The longest public inquiry in British legal history enters the half-way stage next month as a collective of local authorities tries to defeat plans for a new Heathrow terminal.
Hearings into the controversial Terminal Five proposal began in May 1995 and are predicted to drag on until 1998.
Joanne Mortimer, Surrey County Council's principal solicitor, is coordinating the case for 10 local authorities which oppose the terminal. So far there have been 26,000 written submissions, involving up to 300 witnesses and more than 2,000 documents.
"I think we have got it down to a fine art now," said Mortimer of co-ordinating the case. "The real work was at the beginning – getting everyone together."
Mortimer is instructing barristers Sheila Cameron QC and Craig Howell Williams, of 2 Harcourt Buildings.
Leading the airport's case is Lord Silsoe, who has worked extensively with BAA previously, along with his Mitre Court Chambers colleagues Guy Roots QC, Michael Humphries and Reuben Taylor. McKenna & Co are the instructing solicitors.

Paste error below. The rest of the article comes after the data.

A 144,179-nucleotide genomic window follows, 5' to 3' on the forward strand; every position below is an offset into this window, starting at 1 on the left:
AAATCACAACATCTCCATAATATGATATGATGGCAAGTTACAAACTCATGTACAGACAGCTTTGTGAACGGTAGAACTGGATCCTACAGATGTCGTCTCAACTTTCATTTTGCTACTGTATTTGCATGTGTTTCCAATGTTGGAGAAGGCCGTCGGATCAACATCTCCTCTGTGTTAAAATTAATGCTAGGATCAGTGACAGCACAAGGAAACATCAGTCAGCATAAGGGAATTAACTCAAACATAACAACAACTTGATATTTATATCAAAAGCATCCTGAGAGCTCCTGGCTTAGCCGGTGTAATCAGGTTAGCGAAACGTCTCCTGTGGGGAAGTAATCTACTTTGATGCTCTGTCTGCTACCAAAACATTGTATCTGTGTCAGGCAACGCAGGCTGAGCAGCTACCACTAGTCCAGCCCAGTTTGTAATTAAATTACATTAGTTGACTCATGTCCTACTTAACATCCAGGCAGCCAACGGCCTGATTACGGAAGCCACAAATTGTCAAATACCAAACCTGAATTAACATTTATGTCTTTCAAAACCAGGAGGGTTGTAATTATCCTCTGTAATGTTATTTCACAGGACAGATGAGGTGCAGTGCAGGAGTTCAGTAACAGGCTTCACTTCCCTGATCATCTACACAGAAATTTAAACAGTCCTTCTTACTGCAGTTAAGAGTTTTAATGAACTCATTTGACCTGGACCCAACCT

Mortimer is happy with the way the hearings are progressing and said her team lacked only one thing. "In terms of money, they've got a heck of a lot more," she said.
Cost is one reason the 10 councils went to in-house solicitors, rather than instructing a City firm. The length and scope of the inquiry is such that it has been divided into 11 topics with the latest hearings beginning on 12 November.
But Mortimer is undaunted by the scope of her brief. "I think it is advantageous in some ways in that you never have to be distracted, it's so large and absorbing. You take it topic by topic but you have to see it all in the overall picture," she added.
BAA strategic planning director Lynne Meredith, who is co-ordinating her side's case, says that while the inquiry is only at the half-way stage it has been designed to produce a swift result once final submissions are heard.
Inquiry inspector Roy Vandermeer QC has assistants writing reports at the end of each topic. That means in effect solicitors are presenting each topic as a mini-case outlining arguments at the beginning and summing up at the end. "It's obviously set up this way so he can get the report out quickly,' said Meredith.